Liverpool V Chelsea Balls: Learning To Hate Mourinho And Love Steven Gerrard, And Vice Versa
IT’S hard work being a football writer for the dead tree press, hitting an opinion to deadline. Take the usually excellent Michael Calvin, writing in the Indy the day before Chelsea won 2-0 at Anfield and upset Liverpool’s Premier League victory parade:
Jose Mourinho, Enemy of Football. The long-standing slur might be excessive and ultimately meaningless, but the status is irresistibly melodramatic. It conjures images of intrigue, a plotter’s face captured for an instant in the beam of a spotlight, shone into shadow.
Calling Mourinho an enemy of football only “might be” excessive. What odds Calvin is not a Chelsea fan? And is Calvin a fan of the Petulant One, who delivered a tactical masterclass at the weekend?
Mourinho is a professional irritant, a polemicist whose scripts are increasingly shallow. There is no nobility in his persecution complex, no redeeming factor in his role in a predictable pantomime.
Isn’t winning a redeeming factor? His Inter Milan were dull, outplayed by Bayern Munich in the Champions’ League final, yet ultimate winners. His Real Madrid were prosaic and lacking in flair. Mourinho is a pouting plonker. But he does know how to win.
And about his second stint at Chelsea… Was the Liverpool game to be cathartic?
Today might just be the first day of the rest of his life.
Neutrals will appreciate the symmetry of the baton being passed to a protégé, Brendan Rodgers, at Liverpool, the club on which Mourinho doted as a boy.
What is this obsession with talking of Liverpool as the neutrals’ friend? No true football fan is neutral about other teams: they are either full of hate or indifference.
Should the Chelsea manager look to his right from the dugout and scan the Anfield directors’ box he will see Kenny Dalglish, a formative hero. The innocence of those days, when a global interest in football reflected the liberalisation of Portuguese society following the so-called Carnation Revolution which ended the Salazar dictatorship, has long since dissipated.
Modern football is a dictatorship in the mode of the of Salazar, scourge of democracy? Portugal’s revolution began on April 25, 1974. Kenny joined Liverpool in 1977. It’s hard to fathom what point Calvin is making, but it seems to be that Mourinho is to football what Salazar was to civil liberties.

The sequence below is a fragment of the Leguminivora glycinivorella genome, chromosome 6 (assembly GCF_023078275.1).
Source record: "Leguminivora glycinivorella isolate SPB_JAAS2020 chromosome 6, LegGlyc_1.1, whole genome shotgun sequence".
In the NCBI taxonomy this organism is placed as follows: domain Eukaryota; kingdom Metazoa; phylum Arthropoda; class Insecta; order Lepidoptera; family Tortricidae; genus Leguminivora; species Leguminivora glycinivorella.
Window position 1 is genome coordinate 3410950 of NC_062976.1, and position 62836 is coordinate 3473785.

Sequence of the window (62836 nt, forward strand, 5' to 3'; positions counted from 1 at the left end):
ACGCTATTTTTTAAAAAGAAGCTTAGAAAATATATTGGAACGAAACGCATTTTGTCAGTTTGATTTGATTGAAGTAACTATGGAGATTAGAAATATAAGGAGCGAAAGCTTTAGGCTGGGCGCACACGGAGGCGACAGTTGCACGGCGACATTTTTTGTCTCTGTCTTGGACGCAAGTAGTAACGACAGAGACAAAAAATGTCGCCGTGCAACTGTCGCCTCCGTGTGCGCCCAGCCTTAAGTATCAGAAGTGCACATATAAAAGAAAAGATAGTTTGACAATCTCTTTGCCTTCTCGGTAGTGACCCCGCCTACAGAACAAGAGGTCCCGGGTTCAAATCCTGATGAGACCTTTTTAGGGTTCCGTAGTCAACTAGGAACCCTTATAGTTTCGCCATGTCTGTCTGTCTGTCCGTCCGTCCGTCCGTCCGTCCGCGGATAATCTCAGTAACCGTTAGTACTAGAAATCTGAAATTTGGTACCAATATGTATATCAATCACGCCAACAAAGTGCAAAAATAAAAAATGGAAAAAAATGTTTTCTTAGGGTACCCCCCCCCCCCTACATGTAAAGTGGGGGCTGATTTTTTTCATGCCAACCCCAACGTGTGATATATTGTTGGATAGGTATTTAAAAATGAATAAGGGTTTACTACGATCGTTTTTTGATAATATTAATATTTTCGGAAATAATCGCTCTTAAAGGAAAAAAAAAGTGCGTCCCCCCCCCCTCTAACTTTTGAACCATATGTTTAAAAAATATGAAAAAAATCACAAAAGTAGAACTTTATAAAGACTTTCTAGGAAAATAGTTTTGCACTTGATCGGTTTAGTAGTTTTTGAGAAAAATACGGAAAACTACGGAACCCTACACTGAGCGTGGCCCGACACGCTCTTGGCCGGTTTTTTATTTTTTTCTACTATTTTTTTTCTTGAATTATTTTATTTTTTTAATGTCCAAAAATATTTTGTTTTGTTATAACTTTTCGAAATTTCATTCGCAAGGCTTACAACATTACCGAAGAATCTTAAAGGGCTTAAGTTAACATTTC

The energy Mourinho channels is relentlessly negative. It creates a siege mentality which satisfies a superficial need to rationalise wider unpopularity. Rodgers, by contrast, is a conduit of positivity.
We’re then told that Mourinho is letting his chairman down:
…Liverpool play the sort of intelligent, uninhibited football which captivated Roman Abramovich when he watched the original Ronaldo destroy Manchester United with a Champions’ League hat-trick for Real Madrid in 2003.
Is that the Abramovich who has employed Mourinho not once but twice?
Calvin says Mourinho is an exponent of “fourth-form politics”, a “sarcastic” attacker, a “smirking teenager”, who “cheapens words such as integrity and dignity”.
Jose Mourinho is no enemy of football, but he is his own worst enemy.
After the game, Calvin wrote that Chelsea “reduced football to the lowest common denominator of cynicism and negativity. For some of us, that is simply not worth watching.”
It is all too easy to dislike Mourinho. But if you’re a Chelsea fan, it’s likely that you rather like him.
So, what else did the writers say of the match?
Here’s Paul Hayward in the Daily Telegraph:
Liverpool v Chelsea: Steven Gerrard’s cruel slip ruins Anfield’s romantic notion.
As the stresses multiply romance has a habit of being flipped on its head. No image from this battle between attack and defence could have been crueller than Steven Gerrard miscontrolling the ball and slipping over to allow Demba Ba to race upfield and score the first of Chelsea’s goals.
No. I’m an Arsenal fan. And I found the sight of Gerrard stumbling for the ball and Ba scoring very entertaining. I also liked the statue to David Moyes, the Liverprool fan in the celebration shirt and the jokes at Gerrard’s expense. I’m not neutral. I want to be entertained.
Ian Ladyman tells Daily Mail readers of Steven Gerrard:
“When you play your football on the limits of courage, like he does, though, you always risk the occasional calamity.”
Yeah. It’s courage that made the ball slip beneath his foot and not a lack of concentration. When Jan Vertonghen slipped when playing for Spurs against Chelsea, the Mail called it an act of “folly”. Compare and contrast.
And then in the rush to save Stevie G., the Sun fails to check its facts – or organise an editorial meeting:
Shaun Custis writes:
The travelling Chelsea fans cruelly taunted Gerrard with chants of “he’s done it again”. That was a reference to the own goal he scored in the 2005 Carling Cup final.
Steven Howard notes:
It came just four years after another slip by the Liverpool skipper at Anfield had allowed Didier Drogba to race away and score the first in a 2-0 victory that saw Chelsea take the title in 2010. Chelsea fans didn’t let him forget it, either, as they chanted: “Steven Gerrard, he’s gone and done it again.”
No. It was an own goal.
And that chant wasn’t cruel. It was funny, just as it will be entertaining should Chelsea fail to win the league in the last kick of the season and the likeable Manuel Pelligrini, a man who watches football in the manner of an accountant viewing his new Audi, takes the honours for Manchester City…